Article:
The article “COVID-19: Ministry of Education says 'school is the best place for students to learn'” explains the decisions of the government of British Columbia for keeping the schools open for primary and highschool amid a pandemic.
The article written by Ben Wilson and Hana Mae Nassar can be accessed at COVID-19: Ministry of Education says 'school is the best place for students to learn' (citynews1130.com).
In summary, this article digs into the importance of making sure that the young student keeps an in-person education for their emotional well-being by keeping the schools open. They also argue that in-person learning is more beneficial and efficient than in virtual classes. A moral dilemma arises, because many parents in the region of Vancouver have voiced their concerns. Many of them think that opening schools would be a mistake by risking everyone’s health. On the other end, the Ministry of Education as explained that “most COVID cases involving staff or students have not resulted in further transmission within schools, which tells us COVID-19 safety protocols are working” (Nassar & Wilson, 2021). The principles seen in this dilemma are those of education and mental wellbeing for the pupils against the risks of spreading the virus and killing more victims.
Ethics of Care is a belief in morality based around caring and humanity rather than what is thought to be right. First of all, ethics of care would address this dilemma with “The Veil of Ignorance” developed by John Rawls, a famous philosopher in the 20th century. This would ensure that we do not calculate our own interests in the situation to determine the ‘fair’ course of action. Then, we would need to make sure that our decision is beneficial for the future generations for a sustainable development.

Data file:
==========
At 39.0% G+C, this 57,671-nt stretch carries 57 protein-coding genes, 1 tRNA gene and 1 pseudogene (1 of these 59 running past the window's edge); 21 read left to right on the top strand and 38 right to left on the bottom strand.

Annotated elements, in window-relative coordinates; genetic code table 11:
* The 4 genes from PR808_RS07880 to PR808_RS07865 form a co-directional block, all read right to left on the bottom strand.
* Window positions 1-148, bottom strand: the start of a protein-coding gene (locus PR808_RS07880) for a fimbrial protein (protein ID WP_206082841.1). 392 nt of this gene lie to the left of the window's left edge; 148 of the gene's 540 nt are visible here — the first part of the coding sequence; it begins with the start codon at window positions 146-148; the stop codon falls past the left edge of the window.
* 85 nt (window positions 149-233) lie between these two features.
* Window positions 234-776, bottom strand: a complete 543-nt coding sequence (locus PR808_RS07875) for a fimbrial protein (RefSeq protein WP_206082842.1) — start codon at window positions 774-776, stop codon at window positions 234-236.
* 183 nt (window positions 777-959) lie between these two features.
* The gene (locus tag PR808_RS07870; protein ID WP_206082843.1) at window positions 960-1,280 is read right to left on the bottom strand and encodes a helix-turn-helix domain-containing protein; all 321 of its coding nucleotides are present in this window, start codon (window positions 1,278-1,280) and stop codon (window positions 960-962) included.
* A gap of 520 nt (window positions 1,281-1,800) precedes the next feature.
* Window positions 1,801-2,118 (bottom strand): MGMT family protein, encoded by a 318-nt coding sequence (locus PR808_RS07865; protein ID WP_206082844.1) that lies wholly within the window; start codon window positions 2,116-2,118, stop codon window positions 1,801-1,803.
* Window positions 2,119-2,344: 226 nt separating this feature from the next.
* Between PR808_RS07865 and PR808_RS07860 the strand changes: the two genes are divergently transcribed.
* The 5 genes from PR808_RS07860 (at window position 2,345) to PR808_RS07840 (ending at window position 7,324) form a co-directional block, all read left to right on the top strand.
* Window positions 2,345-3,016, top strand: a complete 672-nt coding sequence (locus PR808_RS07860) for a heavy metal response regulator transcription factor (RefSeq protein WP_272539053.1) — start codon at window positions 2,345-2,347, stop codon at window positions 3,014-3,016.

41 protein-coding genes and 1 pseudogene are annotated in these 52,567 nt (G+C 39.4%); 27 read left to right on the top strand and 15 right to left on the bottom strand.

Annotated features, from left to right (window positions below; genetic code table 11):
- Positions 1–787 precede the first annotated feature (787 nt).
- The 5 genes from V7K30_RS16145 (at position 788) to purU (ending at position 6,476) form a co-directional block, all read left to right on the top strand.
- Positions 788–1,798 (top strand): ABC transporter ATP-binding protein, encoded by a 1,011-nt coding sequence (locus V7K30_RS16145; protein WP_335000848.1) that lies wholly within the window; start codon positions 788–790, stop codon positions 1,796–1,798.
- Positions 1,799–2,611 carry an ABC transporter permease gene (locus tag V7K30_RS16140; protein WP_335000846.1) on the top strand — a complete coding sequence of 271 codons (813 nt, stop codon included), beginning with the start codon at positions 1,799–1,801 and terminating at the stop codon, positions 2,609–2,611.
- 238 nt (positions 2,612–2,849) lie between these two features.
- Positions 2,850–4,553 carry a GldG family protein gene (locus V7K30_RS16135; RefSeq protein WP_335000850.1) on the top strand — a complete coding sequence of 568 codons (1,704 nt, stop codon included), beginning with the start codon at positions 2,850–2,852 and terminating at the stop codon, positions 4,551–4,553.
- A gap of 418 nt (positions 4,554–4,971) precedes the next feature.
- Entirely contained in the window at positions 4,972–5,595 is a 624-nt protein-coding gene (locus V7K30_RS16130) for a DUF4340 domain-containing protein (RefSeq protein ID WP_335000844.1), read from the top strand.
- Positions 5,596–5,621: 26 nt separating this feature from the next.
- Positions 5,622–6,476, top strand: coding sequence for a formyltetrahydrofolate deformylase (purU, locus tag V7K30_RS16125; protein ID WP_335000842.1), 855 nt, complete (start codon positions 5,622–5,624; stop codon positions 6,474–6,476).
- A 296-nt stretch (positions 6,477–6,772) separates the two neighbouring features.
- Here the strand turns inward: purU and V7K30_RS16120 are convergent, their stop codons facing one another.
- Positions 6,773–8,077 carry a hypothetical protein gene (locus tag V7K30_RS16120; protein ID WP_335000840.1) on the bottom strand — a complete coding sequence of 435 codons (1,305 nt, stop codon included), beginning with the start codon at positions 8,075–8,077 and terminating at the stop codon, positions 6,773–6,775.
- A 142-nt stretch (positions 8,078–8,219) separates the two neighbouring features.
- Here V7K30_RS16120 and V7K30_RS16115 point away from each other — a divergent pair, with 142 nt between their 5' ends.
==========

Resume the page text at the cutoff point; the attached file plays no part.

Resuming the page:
Thus, for the ethics of care, we would argue that children must attend school in person, because they represent the future generations. By attending school, they might accentuate the spread of the virus, but their mental health would be positively affected. Gilligan highlights “the importance of caretaking and healthy attachments in the basis fabric of human well-being” (1982). In the ethics of care, we would consider the negative impacts on the student’s mental health and educational progression and conclude that they should support their needs, because we would access their situations with compassion and interdependence of self / others. Thus, future generations would gain more from in-person education for the reason written above. This premise is based upon compassion and humane beliefs for the students who would in the other case fail at higher rates and face depression more frequently, which would both affect their offspring and further generations gravely.